My family has always enjoyed two big book buys a year. That’s not to say we don’t buy the odd book at other times, but at the start of Summer and at the start of January we have always enjoyed a trip to the bookshop and bought armfuls of books to enjoy. These days about half my books come from Waterstones and the other half from Amazon, book fairs and charity shops. I’ve amassed quite the haul this year, so over the next few weeks I will be sharing my Summer reads for 2016!
First, to the elephant in the room, Harry Potter and the Deathly Hallows. Now, clearly, this book has been read multiple times in the past but I felt with the advent of Cursed Child (which I saw last week!) it deserved yet another reading. As finales go, Deathly Hallows is among the best. With surprises, catharsis and the final conclusion of Harry’s teenage tale, it did not disappoint in 2007 and and it still does not now. As Cursed Child is billed as the eighth story, beginning nineteen years later, it felt important to have the events of Deathly Hallows fresh in my mind as I entered the theatre. If you’re off to see the play, or plan on reading the script – I definitely recommend grabbing a copy of DH for a read.
I heard a lot about Eligible before its publication, and was torn between resisting the hype and indulging my love of all things Darcy. I saw it on the shelf in Waterstones and couldn’t resist it. It’s a hefty tome (and doesn’t need to be, the font is large and spacing wide) but that somehow adds to its charm. The truth that is universally acknowledged is still proven accurate in small town America, and the characters are updated and aged up to add resonance in the 21st Century. Despite its intimidating size, Eligible is a light and easy read with plenty of referential humour for the Austen fans, and well developed and humorous characters for those not familiar with Pride and Prejudice. If you plan on reading this whilst on holiday or on the commute then I’d recommend a Kindle version, but if you’re curling up with a glass of Pimms on a summer evening then grab the hardback.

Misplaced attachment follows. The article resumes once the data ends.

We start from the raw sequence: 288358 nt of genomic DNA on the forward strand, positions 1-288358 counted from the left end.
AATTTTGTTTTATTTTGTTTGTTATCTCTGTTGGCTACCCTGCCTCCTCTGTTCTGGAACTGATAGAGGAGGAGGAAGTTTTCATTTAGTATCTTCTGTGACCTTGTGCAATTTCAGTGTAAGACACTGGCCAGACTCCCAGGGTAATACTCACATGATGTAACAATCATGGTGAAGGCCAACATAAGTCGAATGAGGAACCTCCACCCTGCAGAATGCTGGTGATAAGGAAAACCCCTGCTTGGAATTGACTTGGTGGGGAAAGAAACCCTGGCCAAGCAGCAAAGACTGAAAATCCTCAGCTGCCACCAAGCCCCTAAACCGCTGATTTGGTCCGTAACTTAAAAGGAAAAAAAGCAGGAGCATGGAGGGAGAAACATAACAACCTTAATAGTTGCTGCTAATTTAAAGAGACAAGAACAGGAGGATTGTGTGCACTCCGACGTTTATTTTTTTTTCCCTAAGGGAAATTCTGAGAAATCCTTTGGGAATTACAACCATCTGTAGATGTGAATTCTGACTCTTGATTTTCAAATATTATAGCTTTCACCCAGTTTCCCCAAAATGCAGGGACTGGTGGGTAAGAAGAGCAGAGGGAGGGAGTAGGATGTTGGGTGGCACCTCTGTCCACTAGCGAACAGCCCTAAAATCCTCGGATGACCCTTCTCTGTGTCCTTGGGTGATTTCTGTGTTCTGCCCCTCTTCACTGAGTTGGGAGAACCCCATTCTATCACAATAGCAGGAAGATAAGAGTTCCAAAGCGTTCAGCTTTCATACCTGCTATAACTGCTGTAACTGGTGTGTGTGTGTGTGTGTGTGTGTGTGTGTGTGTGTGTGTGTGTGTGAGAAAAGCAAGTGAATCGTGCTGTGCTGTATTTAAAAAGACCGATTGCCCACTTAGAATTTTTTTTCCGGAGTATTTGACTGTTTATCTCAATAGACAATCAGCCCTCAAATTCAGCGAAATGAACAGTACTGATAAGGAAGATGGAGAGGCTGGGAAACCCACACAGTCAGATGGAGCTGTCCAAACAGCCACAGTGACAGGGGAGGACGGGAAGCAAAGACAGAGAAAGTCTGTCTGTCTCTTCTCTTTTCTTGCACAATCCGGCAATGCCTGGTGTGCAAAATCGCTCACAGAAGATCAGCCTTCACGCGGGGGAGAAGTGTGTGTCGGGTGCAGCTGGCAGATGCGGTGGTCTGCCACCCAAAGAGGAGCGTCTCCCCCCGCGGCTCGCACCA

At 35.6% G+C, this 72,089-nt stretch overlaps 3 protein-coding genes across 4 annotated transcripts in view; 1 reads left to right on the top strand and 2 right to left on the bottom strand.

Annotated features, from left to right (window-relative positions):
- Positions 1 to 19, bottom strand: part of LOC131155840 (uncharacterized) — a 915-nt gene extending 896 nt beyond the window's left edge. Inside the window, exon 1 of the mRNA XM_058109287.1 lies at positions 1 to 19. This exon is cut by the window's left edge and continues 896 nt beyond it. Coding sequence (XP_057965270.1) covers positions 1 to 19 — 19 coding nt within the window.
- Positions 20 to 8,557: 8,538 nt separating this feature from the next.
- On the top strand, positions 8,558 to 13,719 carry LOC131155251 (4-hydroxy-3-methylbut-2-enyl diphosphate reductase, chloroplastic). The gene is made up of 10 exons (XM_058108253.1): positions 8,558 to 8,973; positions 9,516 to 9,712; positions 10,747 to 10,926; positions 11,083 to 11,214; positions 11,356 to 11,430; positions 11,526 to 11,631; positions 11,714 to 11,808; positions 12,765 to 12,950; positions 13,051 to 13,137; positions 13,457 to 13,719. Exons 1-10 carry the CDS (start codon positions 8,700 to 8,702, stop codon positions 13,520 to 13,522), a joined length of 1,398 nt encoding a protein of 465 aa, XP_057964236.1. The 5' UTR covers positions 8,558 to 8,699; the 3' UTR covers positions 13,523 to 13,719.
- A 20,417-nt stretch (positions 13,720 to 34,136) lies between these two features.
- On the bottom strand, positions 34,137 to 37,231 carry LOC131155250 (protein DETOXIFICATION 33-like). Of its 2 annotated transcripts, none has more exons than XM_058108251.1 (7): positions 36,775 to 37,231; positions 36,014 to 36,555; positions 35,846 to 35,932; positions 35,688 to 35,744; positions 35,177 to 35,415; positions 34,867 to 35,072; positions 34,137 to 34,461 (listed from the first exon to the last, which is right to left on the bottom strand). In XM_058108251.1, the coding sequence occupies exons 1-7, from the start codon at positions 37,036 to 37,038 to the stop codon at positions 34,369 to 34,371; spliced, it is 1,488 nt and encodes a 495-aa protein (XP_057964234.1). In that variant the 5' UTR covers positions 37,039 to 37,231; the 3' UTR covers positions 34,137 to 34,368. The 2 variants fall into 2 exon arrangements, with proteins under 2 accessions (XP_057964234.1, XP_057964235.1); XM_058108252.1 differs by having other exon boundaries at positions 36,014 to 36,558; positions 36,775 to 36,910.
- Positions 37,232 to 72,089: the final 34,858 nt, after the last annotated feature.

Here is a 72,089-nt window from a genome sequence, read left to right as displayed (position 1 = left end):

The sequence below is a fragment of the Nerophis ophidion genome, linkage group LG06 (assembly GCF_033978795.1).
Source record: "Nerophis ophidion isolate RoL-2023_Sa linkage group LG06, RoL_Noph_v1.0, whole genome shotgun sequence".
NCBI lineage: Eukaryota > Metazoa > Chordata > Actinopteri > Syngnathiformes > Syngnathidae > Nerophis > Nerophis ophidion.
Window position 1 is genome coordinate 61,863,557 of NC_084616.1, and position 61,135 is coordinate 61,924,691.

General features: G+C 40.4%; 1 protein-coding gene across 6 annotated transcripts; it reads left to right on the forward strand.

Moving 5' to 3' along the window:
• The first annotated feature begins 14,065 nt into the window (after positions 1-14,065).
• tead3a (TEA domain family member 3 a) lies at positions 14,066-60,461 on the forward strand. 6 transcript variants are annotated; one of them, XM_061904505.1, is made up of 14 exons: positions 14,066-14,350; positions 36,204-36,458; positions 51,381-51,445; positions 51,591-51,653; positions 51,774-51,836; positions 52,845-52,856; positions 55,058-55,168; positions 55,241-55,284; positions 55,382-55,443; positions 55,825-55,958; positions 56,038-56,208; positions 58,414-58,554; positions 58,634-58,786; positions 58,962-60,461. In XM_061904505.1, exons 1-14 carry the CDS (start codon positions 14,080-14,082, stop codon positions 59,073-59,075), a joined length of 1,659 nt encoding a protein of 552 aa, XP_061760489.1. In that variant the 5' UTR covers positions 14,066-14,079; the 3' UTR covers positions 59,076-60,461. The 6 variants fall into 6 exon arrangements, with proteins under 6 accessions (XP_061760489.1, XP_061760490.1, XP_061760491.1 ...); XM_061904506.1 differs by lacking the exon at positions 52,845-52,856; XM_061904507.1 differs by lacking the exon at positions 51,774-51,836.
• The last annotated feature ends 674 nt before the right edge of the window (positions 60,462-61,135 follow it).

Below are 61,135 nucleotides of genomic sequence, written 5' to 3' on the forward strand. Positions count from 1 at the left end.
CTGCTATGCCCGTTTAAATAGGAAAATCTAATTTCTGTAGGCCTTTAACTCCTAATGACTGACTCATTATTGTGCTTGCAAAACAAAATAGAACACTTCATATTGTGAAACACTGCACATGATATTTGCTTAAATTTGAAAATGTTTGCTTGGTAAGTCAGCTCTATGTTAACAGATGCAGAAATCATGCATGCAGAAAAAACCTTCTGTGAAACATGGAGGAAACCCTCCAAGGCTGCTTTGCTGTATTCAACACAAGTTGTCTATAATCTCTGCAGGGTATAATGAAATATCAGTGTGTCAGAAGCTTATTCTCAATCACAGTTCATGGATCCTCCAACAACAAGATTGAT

Studying music has meant Stravinsky is a name that holds many associations for me; awe and fear being just two. The story of Coco and Igor was too tempting to resist when I saw this at a Summer Fayre book stall (the perfect place to pick up books you didn’t even know you wanted). So I picked it up and found myself fantasising about a glamorous Parisian affair in the roaring 1920s. Whilst the novel is a work of fiction, facts about the lives of Coco Chanel and Igor Stravinsky are peppered throughout, giving an intense realism to the characters. It is a seductive, glamorous and very sophisticated romance novel.
Over the last few years my summer has not been complete without purchasing the latest book by Giovanna Fletcher. This year’s offering is Always With Love, the sequel to her debut, Billy and Me. Billy and Me contained my favourite characters by Giovanna, and so I was delighted she revisited them for Always With Love. A tale of a village girl being whisked off her feet by a gorgeous film star, Billy and Me gave you everything you could want from a summer read – bunting, cupcakes, sunshine and a leading man you wished would leap of the pages. Always With Love offers a conclusion to the story of Sophie and Billy; it is charming, adorable and has real moments of tension in their relationship. Whilst a complete fantasy life for the likes of you and me, there is something about Sophie, Billy and Giovanna’s development of their characters that makes them instantly feel like people you could know.
One Hot Summer is a book I shamelessly bought as an easy read on the beach. It ticks all the boxes for a beach read, and I breezed through it in an afternoon.